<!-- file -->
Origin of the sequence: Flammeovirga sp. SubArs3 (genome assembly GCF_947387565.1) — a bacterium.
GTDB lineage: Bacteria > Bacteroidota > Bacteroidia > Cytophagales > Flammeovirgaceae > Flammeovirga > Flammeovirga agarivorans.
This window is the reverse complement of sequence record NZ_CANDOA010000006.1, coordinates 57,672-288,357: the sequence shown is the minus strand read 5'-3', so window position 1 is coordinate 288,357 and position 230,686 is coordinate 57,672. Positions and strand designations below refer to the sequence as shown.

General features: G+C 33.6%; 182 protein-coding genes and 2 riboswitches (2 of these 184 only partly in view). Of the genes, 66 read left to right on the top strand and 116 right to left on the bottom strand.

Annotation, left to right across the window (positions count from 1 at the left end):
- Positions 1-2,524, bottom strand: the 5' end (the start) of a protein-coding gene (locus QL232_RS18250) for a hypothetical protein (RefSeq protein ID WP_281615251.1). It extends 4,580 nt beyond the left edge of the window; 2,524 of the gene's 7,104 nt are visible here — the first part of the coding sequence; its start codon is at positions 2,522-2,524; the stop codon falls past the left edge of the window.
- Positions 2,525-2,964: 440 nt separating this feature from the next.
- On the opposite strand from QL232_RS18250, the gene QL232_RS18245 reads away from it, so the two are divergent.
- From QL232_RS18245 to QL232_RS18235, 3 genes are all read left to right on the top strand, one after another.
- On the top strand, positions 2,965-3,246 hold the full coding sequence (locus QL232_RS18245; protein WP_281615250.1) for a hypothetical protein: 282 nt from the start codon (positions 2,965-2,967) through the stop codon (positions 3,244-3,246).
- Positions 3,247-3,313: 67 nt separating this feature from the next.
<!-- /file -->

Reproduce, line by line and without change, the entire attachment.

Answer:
Origin of the sequence: Flammeovirga sp. SubArs3 (genome assembly GCF_947387565.1) — a bacterium.
GTDB lineage: Bacteria > Bacteroidota > Bacteroidia > Cytophagales > Flammeovirgaceae > Flammeovirga > Flammeovirga agarivorans.
This window is the reverse complement of sequence record NZ_CANDOA010000006.1, coordinates 57,672-288,357: the sequence shown is the minus strand read 5'-3', so window position 1 is coordinate 288,357 and position 230,686 is coordinate 57,672. Positions and strand designations below refer to the sequence as shown.

General features: G+C 33.6%; 182 protein-coding genes and 2 riboswitches (2 of these 184 only partly in view). Of the genes, 66 read left to right on the top strand and 116 right to left on the bottom strand.

Annotation, left to right across the window (positions count from 1 at the left end):
- Positions 1-2,524, bottom strand: the 5' end (the start) of a protein-coding gene (locus QL232_RS18250) for a hypothetical protein (RefSeq protein ID WP_281615251.1). It extends 4,580 nt beyond the left edge of the window; 2,524 of the gene's 7,104 nt are visible here — the first part of the coding sequence; its start codon is at positions 2,522-2,524; the stop codon falls past the left edge of the window.
- Positions 2,525-2,964: 440 nt separating this feature from the next.
- On the opposite strand from QL232_RS18250, the gene QL232_RS18245 reads away from it, so the two are divergent.
- From QL232_RS18245 to QL232_RS18235, 3 genes are all read left to right on the top strand, one after another.
- On the top strand, positions 2,965-3,246 hold the full coding sequence (locus QL232_RS18245; protein WP_281615250.1) for a hypothetical protein: 282 nt from the start codon (positions 2,965-2,967) through the stop codon (positions 3,244-3,246).
- Positions 3,247-3,313: 67 nt separating this feature from the next.